2. You are to notify the German Commands of any P.O.Ws., spies and saboteurs, or of any other persons acting against them. Notify any attempt at sabotage, or any espionage.
  3. A reward of 1,800 lire shall be given to you for every prisoner, saboteur etc, captured as a result of your information.
  4. Notify us of all radio transmitting apparatus.
  5. A reward of 5,000 lire will be paid for every transmitter that is traced as a result of your information.
  6. All offenders shall eventually be punished by the German Military laws
    BY DEATH
    if they conceal any persons or the above facts, or help in the sheltering, feeding, clothing or escape of these persons.
  7. Severe punishment shall be given to the inhabitants of the town if it is known that they assist spies, saboteurs, or escaped prisoners, etc..
  8. The present notice shall be affixed to all public buildings and all churches. Severe punishment will be given to those responsible who do not see that this order is carried out, and to those who remove notices from any of these buildings.

THE COMMANDER of the GERMAN TROOPS.

In spite of the threats, hundreds of Italian families and individuals, motivated by their humanity—and many undoubtedly inspired by their faith—chose to protect the escapees. Many had their homes destroyed and many more became martyrs.

The end of the year is a good time to remember and honor these departed Italian heroes. Generations of descendants of Allied POWs are indebted to them. They must not be forgotten.

Copies of the original Comunanza flyer were cut into quarters to fit on four pages of the war crimes report, now on file at the National Archives in Kew; image courtesy of Brian Sims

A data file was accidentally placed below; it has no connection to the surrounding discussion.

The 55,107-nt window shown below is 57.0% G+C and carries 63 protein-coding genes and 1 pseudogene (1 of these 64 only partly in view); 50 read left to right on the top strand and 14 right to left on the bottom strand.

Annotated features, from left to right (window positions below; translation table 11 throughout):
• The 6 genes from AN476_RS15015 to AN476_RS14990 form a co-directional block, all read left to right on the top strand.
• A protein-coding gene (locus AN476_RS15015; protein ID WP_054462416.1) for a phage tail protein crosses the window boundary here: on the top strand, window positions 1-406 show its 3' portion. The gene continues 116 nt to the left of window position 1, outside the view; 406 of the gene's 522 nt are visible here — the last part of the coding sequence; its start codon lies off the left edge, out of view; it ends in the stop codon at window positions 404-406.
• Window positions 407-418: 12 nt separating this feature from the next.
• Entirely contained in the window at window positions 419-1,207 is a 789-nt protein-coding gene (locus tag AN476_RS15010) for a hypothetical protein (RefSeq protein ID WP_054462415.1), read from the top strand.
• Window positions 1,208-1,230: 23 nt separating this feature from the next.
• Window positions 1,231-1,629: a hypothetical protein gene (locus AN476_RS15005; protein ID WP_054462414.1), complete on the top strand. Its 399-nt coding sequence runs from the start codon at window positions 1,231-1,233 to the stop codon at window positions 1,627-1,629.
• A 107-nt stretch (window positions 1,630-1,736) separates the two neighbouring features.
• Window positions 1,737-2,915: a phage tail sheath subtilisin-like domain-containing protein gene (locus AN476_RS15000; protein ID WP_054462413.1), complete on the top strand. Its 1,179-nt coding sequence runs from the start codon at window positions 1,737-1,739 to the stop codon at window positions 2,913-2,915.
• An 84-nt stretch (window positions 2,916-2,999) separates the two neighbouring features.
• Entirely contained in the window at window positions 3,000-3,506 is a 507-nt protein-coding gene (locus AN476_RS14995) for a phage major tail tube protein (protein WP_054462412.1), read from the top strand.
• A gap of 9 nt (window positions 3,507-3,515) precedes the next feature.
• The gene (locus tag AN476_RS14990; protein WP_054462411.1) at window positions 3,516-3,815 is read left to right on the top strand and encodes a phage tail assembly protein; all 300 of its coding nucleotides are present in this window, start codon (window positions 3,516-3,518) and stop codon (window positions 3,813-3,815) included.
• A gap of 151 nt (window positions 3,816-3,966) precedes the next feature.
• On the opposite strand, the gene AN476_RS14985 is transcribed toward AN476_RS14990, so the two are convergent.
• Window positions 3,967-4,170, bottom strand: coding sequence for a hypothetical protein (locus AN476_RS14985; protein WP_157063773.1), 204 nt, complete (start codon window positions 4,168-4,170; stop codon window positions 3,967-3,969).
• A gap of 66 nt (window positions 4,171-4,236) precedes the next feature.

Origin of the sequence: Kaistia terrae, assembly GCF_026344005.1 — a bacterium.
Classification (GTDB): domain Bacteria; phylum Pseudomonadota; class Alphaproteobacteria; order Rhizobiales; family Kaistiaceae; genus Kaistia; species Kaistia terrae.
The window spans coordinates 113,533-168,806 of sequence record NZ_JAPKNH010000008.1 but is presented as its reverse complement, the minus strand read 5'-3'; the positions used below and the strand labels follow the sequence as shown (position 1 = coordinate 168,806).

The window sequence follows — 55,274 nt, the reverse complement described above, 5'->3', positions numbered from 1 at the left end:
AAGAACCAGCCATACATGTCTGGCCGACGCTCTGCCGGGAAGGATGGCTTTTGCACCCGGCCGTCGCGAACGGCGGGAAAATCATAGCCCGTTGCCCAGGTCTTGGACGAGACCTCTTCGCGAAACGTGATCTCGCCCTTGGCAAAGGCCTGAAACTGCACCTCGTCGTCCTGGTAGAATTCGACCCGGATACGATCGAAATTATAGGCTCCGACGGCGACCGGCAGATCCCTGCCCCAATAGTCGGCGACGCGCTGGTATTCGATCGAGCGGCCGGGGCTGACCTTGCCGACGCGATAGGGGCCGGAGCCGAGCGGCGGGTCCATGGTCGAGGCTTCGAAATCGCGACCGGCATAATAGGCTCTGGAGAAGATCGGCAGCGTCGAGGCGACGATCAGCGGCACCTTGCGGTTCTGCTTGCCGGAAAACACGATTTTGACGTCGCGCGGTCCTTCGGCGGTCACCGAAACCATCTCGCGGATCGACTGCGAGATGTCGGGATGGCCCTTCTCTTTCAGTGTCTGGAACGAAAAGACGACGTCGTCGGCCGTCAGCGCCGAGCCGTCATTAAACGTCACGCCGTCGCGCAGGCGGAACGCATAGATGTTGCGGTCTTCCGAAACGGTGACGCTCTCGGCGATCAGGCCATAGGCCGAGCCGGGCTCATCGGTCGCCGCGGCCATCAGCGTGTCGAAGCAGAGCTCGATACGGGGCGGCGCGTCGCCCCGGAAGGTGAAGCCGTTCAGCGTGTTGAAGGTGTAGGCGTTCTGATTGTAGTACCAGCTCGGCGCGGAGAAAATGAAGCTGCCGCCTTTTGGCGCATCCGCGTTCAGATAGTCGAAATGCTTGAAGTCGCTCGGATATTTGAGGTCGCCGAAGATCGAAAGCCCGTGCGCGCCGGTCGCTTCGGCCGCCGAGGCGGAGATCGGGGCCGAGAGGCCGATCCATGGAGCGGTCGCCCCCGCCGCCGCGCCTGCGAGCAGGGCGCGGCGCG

A Haven in Smerillo

an old Italian woman carries a bundle of sticks on her head

Letizia Galiè in Del Gobbo

This story has a remarkable heroine—Letizia Galiè in Del Gobbo, who lived during the war in the Marche comune of Smerillo, roughly 10 miles from Servigliano. Days after the prison camp breakout from P.G. 59, she was approached by two ragged, hungry American soldiers.

Widowed just seven years earlier, Letizia was left alone to provide for and raise six children. Yet she did not hesitate to welcome the escapees into her home.

Marco Ercoli shared the story of his grandmother’s courage and humanity with me.

He wrote, “My grandmother, Letizia Del Gobbo, hosted in Smerillo two American prisoners escaped from Camp 59 in Servigliano. She remembered just their names: Michele, whose his parents were Italian emigrants, and Beo.

“They arrived in Smerillo on September 1943 and remained there until June 1944, when the U.S. Army moved into the Marche region.

“The family Del Gobbo in 1943 was made up of my grandmother Letizia, widowed in 1936, and three sons—Antonio, Giacomo, and Giuseppe—and three daughters—Maria, Chiarina, and Palma (my mother). Antonio had lost a leg in 1940, when he was 17, and they were very poor.

“Yet they had the strength to host—at great risk—the two Americans.

“Only Antonio, 96 years old, lives still in Smerillo. The others have all died.

“Two years ago, Ian McCarthy [of La Casa della Memoria] gave him a filmed interview.” Also, Pasquale Ricci, an Italian with an interest in the escape stories, has written about the Del Gobbo family in his book 9 Settembre 1943: Lo Sbando e La Fuga.

“I am writing a short story about the experience,” Marco said. “When I finish it, I will send you an English version. And I’ll send you photos of Antonio (called Ntontò) and my grandmother Letizia (“nonna Litì”).